A Delphi Survey and Analysis of Expert Perspectives on One Health in Australia
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One Health (OH) is an interdisciplinary approach aiming to achieve optimal health for humans, animals and their environments. Case reports and systematic reviews of success are emerging; however, discussion of barriers and enablers of cross-sectoral collaboration are rare. A four-phase mixed-method Delphi survey of Australian human and animal health practitioners and policymakers (n = 52) explored areas of consensus and disagreement over: (1) the operational definition of OH; (2) potential for cross-sectoral collaboration; and (3) key priorities for shaping the development of an OH response to significantly elevated zoonotic disease risk. Participants agreed OH is essential for effective infectious disease prevention and control, and on key priorities for outbreak responses, but disagreed over definitions and the relative priority of animal health and welfare and economic considerations. Strong support emerged among Australian experts for an OH approach. There was also recognition of the need to ensure cross-sectoral differences are addressed.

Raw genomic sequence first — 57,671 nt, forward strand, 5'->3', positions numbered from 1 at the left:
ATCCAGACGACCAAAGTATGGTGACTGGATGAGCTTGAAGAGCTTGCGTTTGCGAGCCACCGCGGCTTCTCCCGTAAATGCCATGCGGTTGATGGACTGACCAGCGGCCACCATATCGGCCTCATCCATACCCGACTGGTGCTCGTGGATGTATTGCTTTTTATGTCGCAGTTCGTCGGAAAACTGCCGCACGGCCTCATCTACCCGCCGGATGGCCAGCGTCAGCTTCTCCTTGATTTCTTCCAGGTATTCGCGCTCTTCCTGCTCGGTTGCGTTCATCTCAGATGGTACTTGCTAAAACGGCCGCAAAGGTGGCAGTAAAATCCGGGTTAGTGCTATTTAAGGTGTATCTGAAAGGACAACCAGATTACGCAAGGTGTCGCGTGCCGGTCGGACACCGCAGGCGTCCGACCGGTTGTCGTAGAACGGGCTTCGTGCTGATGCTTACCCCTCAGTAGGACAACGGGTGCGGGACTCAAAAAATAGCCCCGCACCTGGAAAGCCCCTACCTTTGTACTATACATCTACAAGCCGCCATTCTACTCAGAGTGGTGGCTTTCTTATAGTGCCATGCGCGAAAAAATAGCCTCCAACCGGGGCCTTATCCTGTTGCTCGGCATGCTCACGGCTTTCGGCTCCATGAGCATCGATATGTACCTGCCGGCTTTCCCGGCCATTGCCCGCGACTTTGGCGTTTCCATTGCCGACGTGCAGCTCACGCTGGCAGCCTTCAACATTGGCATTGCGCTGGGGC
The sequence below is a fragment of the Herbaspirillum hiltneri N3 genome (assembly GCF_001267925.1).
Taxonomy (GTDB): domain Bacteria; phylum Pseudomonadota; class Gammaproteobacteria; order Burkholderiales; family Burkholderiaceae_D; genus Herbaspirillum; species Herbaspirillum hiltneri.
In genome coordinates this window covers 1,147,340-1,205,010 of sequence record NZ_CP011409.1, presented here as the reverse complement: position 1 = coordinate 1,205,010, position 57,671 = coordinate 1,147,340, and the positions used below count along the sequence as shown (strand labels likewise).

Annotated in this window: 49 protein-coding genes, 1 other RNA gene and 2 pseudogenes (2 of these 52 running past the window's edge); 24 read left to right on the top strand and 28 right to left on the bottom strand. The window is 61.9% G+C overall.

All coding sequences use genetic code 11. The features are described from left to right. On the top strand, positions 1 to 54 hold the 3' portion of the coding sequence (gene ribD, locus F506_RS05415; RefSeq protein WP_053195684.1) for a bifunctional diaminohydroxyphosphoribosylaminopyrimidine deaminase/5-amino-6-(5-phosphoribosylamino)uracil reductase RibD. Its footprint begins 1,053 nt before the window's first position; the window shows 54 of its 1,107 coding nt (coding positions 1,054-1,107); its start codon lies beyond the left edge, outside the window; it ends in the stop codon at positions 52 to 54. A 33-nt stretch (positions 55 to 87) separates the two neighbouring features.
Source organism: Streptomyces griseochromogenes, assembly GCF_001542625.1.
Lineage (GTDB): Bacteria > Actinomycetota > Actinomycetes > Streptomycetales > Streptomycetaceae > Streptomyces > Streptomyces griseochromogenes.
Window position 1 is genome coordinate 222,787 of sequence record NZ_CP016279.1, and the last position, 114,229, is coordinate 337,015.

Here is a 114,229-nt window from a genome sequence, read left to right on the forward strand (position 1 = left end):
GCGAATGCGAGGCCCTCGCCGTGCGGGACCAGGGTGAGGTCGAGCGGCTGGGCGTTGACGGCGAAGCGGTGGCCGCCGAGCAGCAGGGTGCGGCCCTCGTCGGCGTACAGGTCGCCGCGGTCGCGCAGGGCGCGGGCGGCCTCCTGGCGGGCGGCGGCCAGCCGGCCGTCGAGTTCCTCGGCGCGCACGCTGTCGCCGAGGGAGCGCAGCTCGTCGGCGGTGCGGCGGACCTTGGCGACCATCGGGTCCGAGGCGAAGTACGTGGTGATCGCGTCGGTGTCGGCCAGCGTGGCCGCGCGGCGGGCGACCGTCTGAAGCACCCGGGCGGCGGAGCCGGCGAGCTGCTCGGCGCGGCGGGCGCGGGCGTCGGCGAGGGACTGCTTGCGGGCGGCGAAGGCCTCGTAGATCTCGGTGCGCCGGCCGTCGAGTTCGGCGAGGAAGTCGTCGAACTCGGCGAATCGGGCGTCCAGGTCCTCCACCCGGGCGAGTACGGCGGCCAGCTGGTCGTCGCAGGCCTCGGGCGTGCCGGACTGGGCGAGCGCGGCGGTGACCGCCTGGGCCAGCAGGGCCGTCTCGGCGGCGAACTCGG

KeywordsAnimal health Cross-sectoral collaboration Delphi survey Emerging infectious diseases Human health One Health
We are indebted to our colleagues at the National University of Singapore for permission to use elements of their study design as a starting point for our Delphi survey. The work in Singapore is being conducted through the One Health, Zoonotic Diseases and Pandemic Planning Project: Creating a Bioethics Framework in Singapore; MOH/CDPHRG/0011/2014; Communicable Diseases Public Health Research Fund, Ministry of Health Singapore. Our research was funded by NHMRC Grant #1083079 Can One Health strategies be more effectively implemented through prior identification of public values?
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